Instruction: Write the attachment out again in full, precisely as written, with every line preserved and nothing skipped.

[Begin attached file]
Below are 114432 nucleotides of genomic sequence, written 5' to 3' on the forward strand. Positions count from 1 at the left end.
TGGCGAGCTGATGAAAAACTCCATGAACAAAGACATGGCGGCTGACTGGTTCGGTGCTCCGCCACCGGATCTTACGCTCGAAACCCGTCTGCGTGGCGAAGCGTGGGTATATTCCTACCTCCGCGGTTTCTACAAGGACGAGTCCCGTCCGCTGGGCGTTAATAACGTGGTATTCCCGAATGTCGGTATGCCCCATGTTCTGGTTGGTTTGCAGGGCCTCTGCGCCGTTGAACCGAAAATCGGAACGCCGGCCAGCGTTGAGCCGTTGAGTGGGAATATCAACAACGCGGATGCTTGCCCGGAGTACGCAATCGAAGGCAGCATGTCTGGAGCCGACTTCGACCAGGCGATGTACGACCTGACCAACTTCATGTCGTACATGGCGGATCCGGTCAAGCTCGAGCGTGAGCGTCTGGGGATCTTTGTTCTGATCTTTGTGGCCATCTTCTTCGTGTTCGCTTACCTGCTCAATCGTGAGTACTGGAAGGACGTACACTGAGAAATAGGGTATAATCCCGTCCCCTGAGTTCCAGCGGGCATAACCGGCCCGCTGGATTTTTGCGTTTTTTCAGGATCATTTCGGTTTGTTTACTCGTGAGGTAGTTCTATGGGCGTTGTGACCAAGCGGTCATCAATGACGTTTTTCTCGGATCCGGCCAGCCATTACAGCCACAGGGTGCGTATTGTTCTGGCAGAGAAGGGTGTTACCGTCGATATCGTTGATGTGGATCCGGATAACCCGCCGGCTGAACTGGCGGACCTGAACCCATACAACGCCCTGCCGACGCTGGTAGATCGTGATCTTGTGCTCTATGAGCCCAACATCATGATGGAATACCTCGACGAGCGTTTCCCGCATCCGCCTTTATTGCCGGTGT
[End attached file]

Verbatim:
Below are 114432 nucleotides of genomic sequence, written 5' to 3' on the forward strand. Positions count from 1 at the left end.
TGGCGAGCTGATGAAAAACTCCATGAACAAAGACATGGCGGCTGACTGGTTCGGTGCTCCGCCACCGGATCTTACGCTCGAAACCCGTCTGCGTGGCGAAGCGTGGGTATATTCCTACCTCCGCGGTTTCTACAAGGACGAGTCCCGTCCGCTGGGCGTTAATAACGTGGTATTCCCGAATGTCGGTATGCCCCATGTTCTGGTTGGTTTGCAGGGCCTCTGCGCCGTTGAACCGAAAATCGGAACGCCGGCCAGCGTTGAGCCGTTGAGTGGGAATATCAACAACGCGGATGCTTGCCCGGAGTACGCAATCGAAGGCAGCATGTCTGGAGCCGACTTCGACCAGGCGATGTACGACCTGACCAACTTCATGTCGTACATGGCGGATCCGGTCAAGCTCGAGCGTGAGCGTCTGGGGATCTTTGTTCTGATCTTTGTGGCCATCTTCTTCGTGTTCGCTTACCTGCTCAATCGTGAGTACTGGAAGGACGTACACTGAGAAATAGGGTATAATCCCGTCCCCTGAGTTCCAGCGGGCATAACCGGCCCGCTGGATTTTTGCGTTTTTTCAGGATCATTTCGGTTTGTTTACTCGTGAGGTAGTTCTATGGGCGTTGTGACCAAGCGGTCATCAATGACGTTTTTCTCGGATCCGGCCAGCCATTACAGCCACAGGGTGCGTATTGTTCTGGCAGAGAAGGGTGTTACCGTCGATATCGTTGATGTGGATCCGGATAACCCGCCGGCTGAACTGGCGGACCTGAACCCATACAACGCCCTGCCGACGCTGGTAGATCGTGATCTTGTGCTCTATGAGCCCAACATCATGATGGAATACCTCGACGAGCGTTTCCCGCATCCGCCTTTATTGCCGGTGT